We were at the Suchetgarh border post on the India-Pakistan border in Jammu. Driving fast through rice fields alongside village homes, the fact that we had arrived at one of the highest militarised zones in the world had taken me by surprise, the only indicator had been the high, elaborate fence we drove along for some distance. For all present, it seemed like a picnic with a dash of pride, everybody was taking pictures, posing and reposing.
Someone told me, “Give me your phone, I’ll take some pictures of you. Where would you like to stand?”. “I would just like to stand and watch,” I responded a bit hesitantly. He smiled. In the distance, an empty guard tower on the Pakistan side watched over us. Suchetgarh wasn’t always a heavily militarised zone. Established in the mid-18th century during the Dogra rule, it was the last place in Dogra territory, whereafter Punjab began. With Sialkot just 11 km away, it was an important trade hub and railway station between Jammu and Sialkot right up to 1947. It still serves as the crossing point for the UN Observers to Pakistan and vice versa. While I was watching elaborate photography sessions with a mix of amusement and boredom, one of our folks drew my attention to say, “See that tree there…it is a border post!”
It took me a second to realise what exactly he meant, there were concrete pillars painted with numbers. The tree, a beautiful peepal, clearly was in line with the border pillars. I looked at it carefully, and it too had a number, “918” painted on it. The concrete post before it had “917” and the post after, I strained my eyes, had “919” painted. It was quite a handsome tree, and pretty large at that, but, perhaps, younger than our Partition and the border. I wondered whether it was more Indian than Pakistani or vice versa. The peepal leaves caught the breeze that seemed to flow that afternoon from the Indian side into Pakistan, the scampering squirrels and the noisy mynahs couldn’t be bothered either. The border post had left me intrigued and I read up after that visit.
The tree did not always demarcate the dividing line, concrete border pillar 918 stood there. The tree’s trunk with the passage of time slowly engulfed the pillar. Nor did the Indian BSF or the Pakistan Rangers guarding their respective borders cut the tree and, at some point, “918” was painted on it, marking it as the official border, perhaps, the only place in the world where a tree demarcates the boundary of two countries.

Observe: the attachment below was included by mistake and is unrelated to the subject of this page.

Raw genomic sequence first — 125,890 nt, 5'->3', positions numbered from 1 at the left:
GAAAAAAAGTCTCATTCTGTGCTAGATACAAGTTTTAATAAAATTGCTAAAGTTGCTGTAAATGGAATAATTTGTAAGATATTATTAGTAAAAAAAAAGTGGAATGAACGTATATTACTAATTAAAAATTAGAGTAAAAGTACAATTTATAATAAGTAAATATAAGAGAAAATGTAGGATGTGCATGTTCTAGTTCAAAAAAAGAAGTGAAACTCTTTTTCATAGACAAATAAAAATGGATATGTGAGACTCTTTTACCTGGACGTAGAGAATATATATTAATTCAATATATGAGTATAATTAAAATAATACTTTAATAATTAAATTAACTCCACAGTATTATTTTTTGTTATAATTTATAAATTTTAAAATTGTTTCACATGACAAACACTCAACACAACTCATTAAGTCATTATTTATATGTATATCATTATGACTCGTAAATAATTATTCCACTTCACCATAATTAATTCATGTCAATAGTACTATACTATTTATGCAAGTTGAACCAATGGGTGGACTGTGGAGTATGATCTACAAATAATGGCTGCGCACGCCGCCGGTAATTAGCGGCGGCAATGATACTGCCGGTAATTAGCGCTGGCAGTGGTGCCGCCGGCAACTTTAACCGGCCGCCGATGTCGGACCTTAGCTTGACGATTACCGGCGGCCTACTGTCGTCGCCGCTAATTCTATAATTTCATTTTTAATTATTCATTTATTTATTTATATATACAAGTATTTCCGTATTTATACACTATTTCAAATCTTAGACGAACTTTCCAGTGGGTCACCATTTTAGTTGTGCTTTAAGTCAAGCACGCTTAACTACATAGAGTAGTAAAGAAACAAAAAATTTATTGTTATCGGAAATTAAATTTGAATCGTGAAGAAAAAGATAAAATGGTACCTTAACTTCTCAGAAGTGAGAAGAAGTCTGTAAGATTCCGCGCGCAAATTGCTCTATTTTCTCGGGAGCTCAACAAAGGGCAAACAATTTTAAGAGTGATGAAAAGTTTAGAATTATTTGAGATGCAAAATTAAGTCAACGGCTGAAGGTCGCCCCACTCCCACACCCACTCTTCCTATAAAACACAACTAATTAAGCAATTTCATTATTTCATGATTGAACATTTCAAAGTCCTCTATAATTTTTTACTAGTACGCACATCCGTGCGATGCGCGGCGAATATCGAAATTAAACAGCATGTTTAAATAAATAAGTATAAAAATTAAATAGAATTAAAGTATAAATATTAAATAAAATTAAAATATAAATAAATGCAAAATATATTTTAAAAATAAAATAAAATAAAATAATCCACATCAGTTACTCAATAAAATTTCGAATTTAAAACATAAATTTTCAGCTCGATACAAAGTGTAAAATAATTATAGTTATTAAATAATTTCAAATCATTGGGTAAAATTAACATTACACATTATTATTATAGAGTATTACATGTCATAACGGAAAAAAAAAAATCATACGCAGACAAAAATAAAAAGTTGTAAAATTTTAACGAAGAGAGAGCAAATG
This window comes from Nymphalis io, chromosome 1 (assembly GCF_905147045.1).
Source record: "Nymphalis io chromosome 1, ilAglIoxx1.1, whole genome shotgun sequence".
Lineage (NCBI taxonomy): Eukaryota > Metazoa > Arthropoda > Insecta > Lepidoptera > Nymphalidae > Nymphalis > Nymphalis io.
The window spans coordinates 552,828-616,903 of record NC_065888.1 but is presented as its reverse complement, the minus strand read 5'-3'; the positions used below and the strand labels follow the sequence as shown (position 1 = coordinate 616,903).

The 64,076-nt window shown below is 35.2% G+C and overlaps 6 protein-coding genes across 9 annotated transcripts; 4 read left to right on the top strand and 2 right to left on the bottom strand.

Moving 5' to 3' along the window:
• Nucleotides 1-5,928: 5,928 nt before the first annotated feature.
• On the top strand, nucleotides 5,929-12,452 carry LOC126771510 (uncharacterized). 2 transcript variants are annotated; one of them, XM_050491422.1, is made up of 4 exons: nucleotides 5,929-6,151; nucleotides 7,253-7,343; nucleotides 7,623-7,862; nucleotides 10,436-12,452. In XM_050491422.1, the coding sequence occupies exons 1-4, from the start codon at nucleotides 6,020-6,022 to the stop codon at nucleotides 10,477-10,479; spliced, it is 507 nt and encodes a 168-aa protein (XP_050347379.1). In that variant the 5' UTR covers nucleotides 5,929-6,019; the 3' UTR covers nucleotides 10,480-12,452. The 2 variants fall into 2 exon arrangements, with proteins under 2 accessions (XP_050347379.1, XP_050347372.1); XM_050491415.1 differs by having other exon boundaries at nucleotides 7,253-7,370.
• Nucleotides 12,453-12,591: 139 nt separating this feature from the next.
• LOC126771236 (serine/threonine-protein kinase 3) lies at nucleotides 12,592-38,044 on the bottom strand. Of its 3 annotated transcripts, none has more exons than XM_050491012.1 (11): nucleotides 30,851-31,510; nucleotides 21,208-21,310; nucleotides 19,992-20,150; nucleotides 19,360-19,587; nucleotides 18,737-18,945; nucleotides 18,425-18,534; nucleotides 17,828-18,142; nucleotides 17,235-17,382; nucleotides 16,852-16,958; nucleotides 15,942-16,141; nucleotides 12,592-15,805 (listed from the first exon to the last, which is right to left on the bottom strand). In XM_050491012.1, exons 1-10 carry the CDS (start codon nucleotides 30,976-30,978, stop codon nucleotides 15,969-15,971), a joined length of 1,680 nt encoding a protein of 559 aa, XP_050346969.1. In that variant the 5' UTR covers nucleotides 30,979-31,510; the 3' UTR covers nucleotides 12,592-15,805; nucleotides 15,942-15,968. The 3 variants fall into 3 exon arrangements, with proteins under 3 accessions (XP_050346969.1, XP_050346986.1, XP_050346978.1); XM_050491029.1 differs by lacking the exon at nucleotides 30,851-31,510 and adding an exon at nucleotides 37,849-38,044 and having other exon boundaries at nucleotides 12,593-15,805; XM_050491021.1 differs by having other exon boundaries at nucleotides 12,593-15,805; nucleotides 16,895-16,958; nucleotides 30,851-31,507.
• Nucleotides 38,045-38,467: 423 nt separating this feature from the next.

I came across another similar story, but this time the tree didn’t seem so fortunate. An Economic Times article dated 2015 was titled, “Wagah of East: Tree holds up installation of Gandhi portrait at Indo-Bangladesh border”. According to the story, an old siris (Albizia lebbeck) tree on the Indian side of the Petrapole-Benapole Indo-Bangladesh border post was a hurdle that had held up the installation of a portrait of Mahatma Gandhi.
Right across the siris, on the Bangladesh side, was a huge wall depicting the picture of Sheikh Mujibur Rahman, the founding father of Bangladesh. The BSF was awaiting some no-objection certificates and clearances pending with the civil and forest department authorities to cut or alter this old tree for installation of the portrait. A BSF officer was quoted, “But most important is to get a portrait of Mahatma at this iconic place as it is symbolic of values and morals which India and its people stood for.” I searched online with foreboding to see if there had been any further development on the siris since 2015. I couldn’t find anything, my image search also did not throw up anything conclusive, though my fear is that the old tree would have lost to the Mahatma’s portrait, bureaucratic red-tape providing the only potential silver line.
In the interim, border post “918” continues to gently expand its territory of shade in Indian as well as over Pakistan. According to a 2021 piece in The Statesman, “During sunrise in the mornings the tree gives its shade in Pakistan and in the afternoon on the Indian side of the border.”